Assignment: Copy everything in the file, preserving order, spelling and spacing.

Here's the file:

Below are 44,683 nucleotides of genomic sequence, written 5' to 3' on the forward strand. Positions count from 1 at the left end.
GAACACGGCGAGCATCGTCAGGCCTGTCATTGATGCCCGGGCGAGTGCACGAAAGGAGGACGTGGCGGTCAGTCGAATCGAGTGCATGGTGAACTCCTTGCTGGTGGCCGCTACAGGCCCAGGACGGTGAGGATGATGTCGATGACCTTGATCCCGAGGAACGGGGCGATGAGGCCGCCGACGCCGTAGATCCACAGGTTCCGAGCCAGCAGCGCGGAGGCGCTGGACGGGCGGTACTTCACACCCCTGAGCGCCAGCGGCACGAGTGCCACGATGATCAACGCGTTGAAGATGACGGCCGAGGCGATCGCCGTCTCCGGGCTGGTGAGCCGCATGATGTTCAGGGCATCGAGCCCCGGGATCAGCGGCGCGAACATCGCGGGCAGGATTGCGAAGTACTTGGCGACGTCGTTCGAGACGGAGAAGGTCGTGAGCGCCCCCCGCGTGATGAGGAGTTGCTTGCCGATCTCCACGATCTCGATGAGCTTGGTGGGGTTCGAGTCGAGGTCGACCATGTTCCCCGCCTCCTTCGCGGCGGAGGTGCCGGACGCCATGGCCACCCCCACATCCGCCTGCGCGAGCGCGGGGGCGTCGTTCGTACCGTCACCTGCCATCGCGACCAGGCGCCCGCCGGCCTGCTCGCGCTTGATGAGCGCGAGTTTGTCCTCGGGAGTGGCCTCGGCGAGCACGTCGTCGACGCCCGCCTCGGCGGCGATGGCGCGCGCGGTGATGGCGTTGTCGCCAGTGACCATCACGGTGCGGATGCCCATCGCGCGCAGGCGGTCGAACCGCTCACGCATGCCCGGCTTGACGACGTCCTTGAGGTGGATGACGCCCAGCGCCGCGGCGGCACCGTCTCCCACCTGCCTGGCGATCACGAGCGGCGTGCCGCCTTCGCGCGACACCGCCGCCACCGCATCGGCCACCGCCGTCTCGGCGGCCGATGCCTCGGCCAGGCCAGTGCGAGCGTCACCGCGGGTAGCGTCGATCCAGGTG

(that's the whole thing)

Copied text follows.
Below are 44,683 nucleotides of genomic sequence, written 5' to 3' on the forward strand. Positions count from 1 at the left end.
GAACACGGCGAGCATCGTCAGGCCTGTCATTGATGCCCGGGCGAGTGCACGAAAGGAGGACGTGGCGGTCAGTCGAATCGAGTGCATGGTGAACTCCTTGCTGGTGGCCGCTACAGGCCCAGGACGGTGAGGATGATGTCGATGACCTTGATCCCGAGGAACGGGGCGATGAGGCCGCCGACGCCGTAGATCCACAGGTTCCGAGCCAGCAGCGCGGAGGCGCTGGACGGGCGGTACTTCACACCCCTGAGCGCCAGCGGCACGAGTGCCACGATGATCAACGCGTTGAAGATGACGGCCGAGGCGATCGCCGTCTCCGGGCTGGTGAGCCGCATGATGTTCAGGGCATCGAGCCCCGGGATCAGCGGCGCGAACATCGCGGGCAGGATTGCGAAGTACTTGGCGACGTCGTTCGAGACGGAGAAGGTCGTGAGCGCCCCCCGCGTGATGAGGAGTTGCTTGCCGATCTCCACGATCTCGATGAGCTTGGTGGGGTTCGAGTCGAGGTCGACCATGTTCCCCGCCTCCTTCGCGGCGGAGGTGCCGGACGCCATGGCCACCCCCACATCCGCCTGCGCGAGCGCGGGGGCGTCGTTCGTACCGTCACCTGCCATCGCGACCAGGCGCCCGCCGGCCTGCTCGCGCTTGATGAGCGCGAGTTTGTCCTCGGGAGTGGCCTCGGCGAGCACGTCGTCGACGCCCGCCTCGGCGGCGATGGCGCGCGCGGTGATGGCGTTGTCGCCAGTGACCATCACGGTGCGGATGCCCATCGCGCGCAGGCGGTCGAACCGCTCACGCATGCCCGGCTTGACGACGTCCTTGAGGTGGATGACGCCCAGCGCCGCGGCGGCACCGTCTCCCACCTGCCTGGCGATCACGAGCGGCGTGCCGCCTTCGCGCGACACCGCCGCCACCGCATCGGCCACCGCCGTCTCGGCGGCCGATGCCTCGGCCAGGCCAGTGCGAGCGTCACCGCGGGTAGCGTCGATCCAGGTG